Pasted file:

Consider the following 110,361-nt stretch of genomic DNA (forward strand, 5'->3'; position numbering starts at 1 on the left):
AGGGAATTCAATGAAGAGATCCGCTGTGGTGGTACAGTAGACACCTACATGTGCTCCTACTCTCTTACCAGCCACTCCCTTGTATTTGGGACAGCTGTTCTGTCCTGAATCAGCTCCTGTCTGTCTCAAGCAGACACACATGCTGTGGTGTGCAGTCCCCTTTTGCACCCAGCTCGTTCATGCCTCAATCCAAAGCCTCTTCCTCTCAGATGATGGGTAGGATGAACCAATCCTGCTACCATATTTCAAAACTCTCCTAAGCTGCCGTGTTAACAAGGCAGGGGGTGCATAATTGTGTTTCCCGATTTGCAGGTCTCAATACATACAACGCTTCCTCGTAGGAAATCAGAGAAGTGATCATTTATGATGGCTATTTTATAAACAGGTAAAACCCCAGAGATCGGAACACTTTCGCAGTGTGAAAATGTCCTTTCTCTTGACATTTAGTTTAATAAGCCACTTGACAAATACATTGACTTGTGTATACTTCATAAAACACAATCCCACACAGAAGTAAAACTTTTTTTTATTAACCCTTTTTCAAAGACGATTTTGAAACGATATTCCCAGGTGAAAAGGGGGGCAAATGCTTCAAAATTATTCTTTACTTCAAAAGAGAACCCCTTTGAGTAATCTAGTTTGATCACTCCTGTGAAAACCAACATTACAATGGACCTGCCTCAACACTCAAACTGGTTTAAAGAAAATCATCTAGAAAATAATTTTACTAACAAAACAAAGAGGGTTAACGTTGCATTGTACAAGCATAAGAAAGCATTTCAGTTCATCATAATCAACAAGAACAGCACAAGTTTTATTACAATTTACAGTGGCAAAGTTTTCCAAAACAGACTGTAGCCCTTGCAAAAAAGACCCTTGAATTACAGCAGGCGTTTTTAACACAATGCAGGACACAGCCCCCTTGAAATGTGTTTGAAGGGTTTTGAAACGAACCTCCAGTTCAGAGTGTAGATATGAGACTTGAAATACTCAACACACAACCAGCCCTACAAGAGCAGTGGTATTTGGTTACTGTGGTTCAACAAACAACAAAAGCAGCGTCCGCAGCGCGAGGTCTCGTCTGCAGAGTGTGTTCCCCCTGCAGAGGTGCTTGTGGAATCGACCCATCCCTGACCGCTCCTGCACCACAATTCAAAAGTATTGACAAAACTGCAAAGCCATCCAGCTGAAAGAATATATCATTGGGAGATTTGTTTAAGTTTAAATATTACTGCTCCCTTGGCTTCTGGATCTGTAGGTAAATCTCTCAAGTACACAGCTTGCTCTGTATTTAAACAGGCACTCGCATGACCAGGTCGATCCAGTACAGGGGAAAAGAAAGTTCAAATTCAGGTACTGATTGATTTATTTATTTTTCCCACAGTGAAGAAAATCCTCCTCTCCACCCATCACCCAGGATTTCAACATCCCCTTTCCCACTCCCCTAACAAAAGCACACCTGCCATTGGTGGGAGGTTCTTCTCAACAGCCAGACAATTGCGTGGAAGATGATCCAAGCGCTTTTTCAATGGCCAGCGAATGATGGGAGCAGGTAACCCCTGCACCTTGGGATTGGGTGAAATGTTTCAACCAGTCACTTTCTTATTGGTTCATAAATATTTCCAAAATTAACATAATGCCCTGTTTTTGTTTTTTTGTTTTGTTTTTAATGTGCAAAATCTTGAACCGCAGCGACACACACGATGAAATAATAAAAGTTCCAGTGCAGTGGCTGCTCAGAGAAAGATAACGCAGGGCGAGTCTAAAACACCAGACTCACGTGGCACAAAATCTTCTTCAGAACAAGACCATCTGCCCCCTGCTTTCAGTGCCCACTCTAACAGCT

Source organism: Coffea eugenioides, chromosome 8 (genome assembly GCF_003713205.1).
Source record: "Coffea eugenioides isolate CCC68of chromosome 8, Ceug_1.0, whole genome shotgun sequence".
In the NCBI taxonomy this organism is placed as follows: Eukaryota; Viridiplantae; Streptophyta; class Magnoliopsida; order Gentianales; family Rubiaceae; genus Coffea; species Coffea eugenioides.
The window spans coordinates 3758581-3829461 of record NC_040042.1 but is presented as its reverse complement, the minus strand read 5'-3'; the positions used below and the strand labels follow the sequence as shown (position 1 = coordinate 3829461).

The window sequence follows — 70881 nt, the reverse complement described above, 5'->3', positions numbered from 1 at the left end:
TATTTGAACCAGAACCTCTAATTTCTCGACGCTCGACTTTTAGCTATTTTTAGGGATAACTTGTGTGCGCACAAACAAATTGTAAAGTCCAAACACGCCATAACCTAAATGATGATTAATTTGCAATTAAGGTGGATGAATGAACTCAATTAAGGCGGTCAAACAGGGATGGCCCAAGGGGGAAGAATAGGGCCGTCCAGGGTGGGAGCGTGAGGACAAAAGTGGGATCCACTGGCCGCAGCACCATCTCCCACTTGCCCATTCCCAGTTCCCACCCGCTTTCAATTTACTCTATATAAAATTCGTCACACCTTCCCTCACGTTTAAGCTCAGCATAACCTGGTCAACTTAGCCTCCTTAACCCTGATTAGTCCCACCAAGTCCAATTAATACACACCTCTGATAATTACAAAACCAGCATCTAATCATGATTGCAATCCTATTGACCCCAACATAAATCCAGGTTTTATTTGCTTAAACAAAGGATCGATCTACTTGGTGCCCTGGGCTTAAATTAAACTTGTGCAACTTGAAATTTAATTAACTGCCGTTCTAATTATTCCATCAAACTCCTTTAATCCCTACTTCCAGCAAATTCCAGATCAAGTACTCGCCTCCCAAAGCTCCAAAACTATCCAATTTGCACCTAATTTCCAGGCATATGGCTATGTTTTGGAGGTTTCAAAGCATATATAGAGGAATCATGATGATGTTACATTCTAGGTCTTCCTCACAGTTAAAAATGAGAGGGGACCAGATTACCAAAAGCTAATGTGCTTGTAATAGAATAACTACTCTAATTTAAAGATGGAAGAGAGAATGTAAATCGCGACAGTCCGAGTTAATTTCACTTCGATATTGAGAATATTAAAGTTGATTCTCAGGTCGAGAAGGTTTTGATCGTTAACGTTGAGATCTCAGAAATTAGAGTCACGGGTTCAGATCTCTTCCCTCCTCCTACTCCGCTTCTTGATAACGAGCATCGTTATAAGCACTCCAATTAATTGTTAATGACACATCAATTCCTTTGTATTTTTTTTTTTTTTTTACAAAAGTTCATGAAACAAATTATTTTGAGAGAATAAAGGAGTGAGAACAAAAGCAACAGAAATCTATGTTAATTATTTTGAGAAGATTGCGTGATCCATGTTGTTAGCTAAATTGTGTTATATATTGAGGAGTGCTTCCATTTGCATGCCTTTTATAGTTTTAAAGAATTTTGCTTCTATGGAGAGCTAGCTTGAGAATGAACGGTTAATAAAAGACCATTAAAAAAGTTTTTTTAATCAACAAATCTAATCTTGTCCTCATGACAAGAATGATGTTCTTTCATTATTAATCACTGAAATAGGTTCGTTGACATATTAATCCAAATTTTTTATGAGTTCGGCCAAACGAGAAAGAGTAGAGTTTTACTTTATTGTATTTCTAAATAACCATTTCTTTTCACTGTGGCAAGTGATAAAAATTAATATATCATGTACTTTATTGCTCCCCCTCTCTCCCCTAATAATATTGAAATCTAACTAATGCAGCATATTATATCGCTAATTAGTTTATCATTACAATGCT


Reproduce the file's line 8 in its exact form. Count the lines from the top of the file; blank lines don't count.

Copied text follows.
TATTTGAACCAGAACCTCTAATTTCTCGACGCTCGACTTTTAGCTATTTTTAGGGATAACTTGTGTGCGCACAAACAAATTGTAAAGTCCAAACACGCCATAACCTAAATGATGATTAATTTGCAATTAAGGTGGATGAATGAACTCAATTAAGGCGGTCAAACAGGGATGGCCCAAGGGGGAAGAATAGGGCCGTCCAGGGTGGGAGCGTGAGGACAAAAGTGGGATCCACTGGCCGCAGCACCATCTCCCACTTGCCCATTCCCAGTTCCCACCCGCTTTCAATTTACTCTATATAAAATTCGTCACACCTTCCCTCACGTTTAAGCTCAGCATAACCTGGTCAACTTAGCCTCCTTAACCCTGATTAGTCCCACCAAGTCCAATTAATACACACCTCTGATAATTACAAAACCAGCATCTAATCATGATTGCAATCCTATTGACCCCAACATAAATCCAGGTTTTATTTGCTTAAACAAAGGATCGATCTACTTGGTGCCCTGGGCTTAAATTAAACTTGTGCAACTTGAAATTTAATTAACTGCCGTTCTAATTATTCCATCAAACTCCTTTAATCCCTACTTCCAGCAAATTCCAGATCAAGTACTCGCCTCCCAAAGCTCCAAAACTATCCAATTTGCACCTAATTTCCAGGCATATGGCTATGTTTTGGAGGTTTCAAAGCATATATAGAGGAATCATGATGATGTTACATTCTAGGTCTTCCTCACAGTTAAAAATGAGAGGGGACCAGATTACCAAAAGCTAATGTGCTTGTAATAGAATAACTACTCTAATTTAAAGATGGAAGAGAGAATGTAAATCGCGACAGTCCGAGTTAATTTCACTTCGATATTGAGAATATTAAAGTTGATTCTCAGGTCGAGAAGGTTTTGATCGTTAACGTTGAGATCTCAGAAATTAGAGTCACGGGTTCAGATCTCTTCCCTCCTCCTACTCCGCTTCTTGATAACGAGCATCGTTATAAGCACTCCAATTAATTGTTAATGACACATCAATTCCTTTGTATTTTTTTTTTTTTTTTACAAAAGTTCATGAAACAAATTATTTTGAGAGAATAAAGGAGTGAGAACAAAAGCAACAGAAATCTATGTTAATTATTTTGAGAAGATTGCGTGATCCATGTTGTTAGCTAAATTGTGTTATATATTGAGGAGTGCTTCCATTTGCATGCCTTTTATAGTTTTAAAGAATTTTGCTTCTATGGAGAGCTAGCTTGAGAATGAACGGTTAATAAAAGACCATTAAAAAAGTTTTTTTAATCAACAAATCTAATCTTGTCCTCATGACAAGAATGATGTTCTTTCATTATTAATCACTGAAATAGGTTCGTTGACATATTAATCCAAATTTTTTATGAGTTCGGCCAAACGAGAAAGAGTAGAGTTTTACTTTATTGTATTTCTAAATAACCATTTCTTTTCACTGTGGCAAGTGATAAAAATTAATATATCATGTACTTTATTGCTCCCCCTCTCTCCCCTAATAATATTGAAATCTAACTAATGCAGCATATTATATCGCTAATTAGTTTATCATTACAATGCT